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Matthew Cale
Matthew Cale

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Making A Delightful Personal Page - P1: Introduction and Instant Gratification

Introduction

Hello! Welcome to my walkthrough of how to make a delightful personal page. In this series you will be able to read along and quickly build a lovely little homepage that is 💯 runtime dependency free, and is also a 💯 delight to develop by using modern and elegant developer tools written in Node.js.

The page we will be making is a clone of my personal page, http://matthewcale.com. The tools we will employ and get a reasonable introduction to are: NPM scripts (for basic task running), Pug (for HTML), Stylus (for CSS), Gulp (for advanced task running) and Surge (for hosting). We will use these tools to create a pleasant to read, fun to develop, and simple to deploy website that requires no CSS* or Javascript libraries, which means that its footprint is tiny and that the amount of cognitive load it takes to develop is miniscule.

I wrote this to be approachable for developers of all skill levels, while not being tedious for more advanced devs. If things were markedly unclear or miserably tedious let me know. I may not be able to please everyone, but understanding what readers want is important to me. Thank you.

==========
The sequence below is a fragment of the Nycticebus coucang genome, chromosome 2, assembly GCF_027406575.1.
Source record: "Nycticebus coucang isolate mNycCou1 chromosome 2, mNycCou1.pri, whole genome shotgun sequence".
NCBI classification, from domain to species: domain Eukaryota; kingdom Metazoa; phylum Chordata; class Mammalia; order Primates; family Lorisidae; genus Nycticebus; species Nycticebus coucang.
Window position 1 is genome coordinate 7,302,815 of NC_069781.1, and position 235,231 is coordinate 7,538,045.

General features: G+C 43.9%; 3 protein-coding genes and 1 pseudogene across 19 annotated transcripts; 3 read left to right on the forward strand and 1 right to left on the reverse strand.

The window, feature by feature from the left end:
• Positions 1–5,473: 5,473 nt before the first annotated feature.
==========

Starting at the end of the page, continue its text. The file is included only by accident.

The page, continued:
Aside, Why Make This?

Optional, read only if you are interested as to "why" I made this tutorial.

As developers we are tasked with knowing how to do a great many things and these things are often incredibly complex and require a (pretty) rigid structure. We need this rigidity in order to make massive projects that can easily scale both in the number of end consumers and in the number of active developers.

Frameworks exist to make this rigidity and boilerplate less off-putting and easier to understand and as such developers employ these frameworks to reduce the burden of hand rolling rigid structures. A good example is Bootstrap. Many development teams employ Bootstrap (or another CSS library like it) to keep from writing their own CSS components. This is a great idea! General pages, that users interact with (forms) and consume information from (dashboards) follow an expected format and Bootstrap has made these expected formats much easier to make.

There is however, another type of page that exists on the internet that CSS frameworks, by the nature of that selfsame useful rigidity fall short in being as useful for, and that is the bespoke "pretty" or "artistic" page (like the one we are making here). Don't get me wrong, the frameworks usually have the ability to make these pages as well, and offer their own advantages to seasoned users of those frameworks, but they were not written for this purpose. So, while they can be used to make these pages I have found that it feels much more natural to let frameworks tackle the common problems and let humans tackle creating artsy pages. That is what these pages are essentially, little artwork installations.